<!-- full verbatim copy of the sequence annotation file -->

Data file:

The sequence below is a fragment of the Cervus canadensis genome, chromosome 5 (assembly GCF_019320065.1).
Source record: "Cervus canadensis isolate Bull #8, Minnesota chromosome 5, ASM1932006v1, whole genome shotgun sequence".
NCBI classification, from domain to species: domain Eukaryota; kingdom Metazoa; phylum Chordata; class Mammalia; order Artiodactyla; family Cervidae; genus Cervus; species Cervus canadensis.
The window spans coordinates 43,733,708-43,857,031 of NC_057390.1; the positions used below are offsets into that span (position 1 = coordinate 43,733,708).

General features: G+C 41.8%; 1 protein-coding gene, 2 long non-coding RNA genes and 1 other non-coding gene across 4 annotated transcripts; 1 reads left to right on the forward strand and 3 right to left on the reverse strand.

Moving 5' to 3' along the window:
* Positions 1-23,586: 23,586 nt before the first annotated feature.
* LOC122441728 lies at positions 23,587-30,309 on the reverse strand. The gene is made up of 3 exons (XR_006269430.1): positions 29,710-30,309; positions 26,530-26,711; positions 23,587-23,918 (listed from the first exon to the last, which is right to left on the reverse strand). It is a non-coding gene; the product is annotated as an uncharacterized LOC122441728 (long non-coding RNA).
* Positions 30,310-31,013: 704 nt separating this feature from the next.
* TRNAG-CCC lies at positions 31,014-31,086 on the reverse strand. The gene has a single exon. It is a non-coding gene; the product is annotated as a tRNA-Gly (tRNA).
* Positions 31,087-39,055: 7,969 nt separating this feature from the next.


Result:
The sequence below is a fragment of the Cervus canadensis genome, chromosome 5 (assembly GCF_019320065.1).
Source record: "Cervus canadensis isolate Bull #8, Minnesota chromosome 5, ASM1932006v1, whole genome shotgun sequence".
NCBI classification, from domain to species: domain Eukaryota; kingdom Metazoa; phylum Chordata; class Mammalia; order Artiodactyla; family Cervidae; genus Cervus; species Cervus canadensis.
The window spans coordinates 43,733,708-43,857,031 of NC_057390.1; the positions used below are offsets into that span (position 1 = coordinate 43,733,708).

General features: G+C 41.8%; 1 protein-coding gene, 2 long non-coding RNA genes and 1 other non-coding gene across 4 annotated transcripts; 1 reads left to right on the forward strand and 3 right to left on the reverse strand.

Moving 5' to 3' along the window:
* Positions 1-23,586: 23,586 nt before the first annotated feature.
* LOC122441728 lies at positions 23,587-30,309 on the reverse strand. The gene is made up of 3 exons (XR_006269430.1): positions 29,710-30,309; positions 26,530-26,711; positions 23,587-23,918 (listed from the first exon to the last, which is right to left on the reverse strand). It is a non-coding gene; the product is annotated as an uncharacterized LOC122441728 (long non-coding RNA).
* Positions 30,310-31,013: 704 nt separating this feature from the next.
* TRNAG-CCC lies at positions 31,014-31,086 on the reverse strand. The gene has a single exon. It is a non-coding gene; the product is annotated as a tRNA-Gly (tRNA).
* Positions 31,087-39,055: 7,969 nt separating this feature from the next.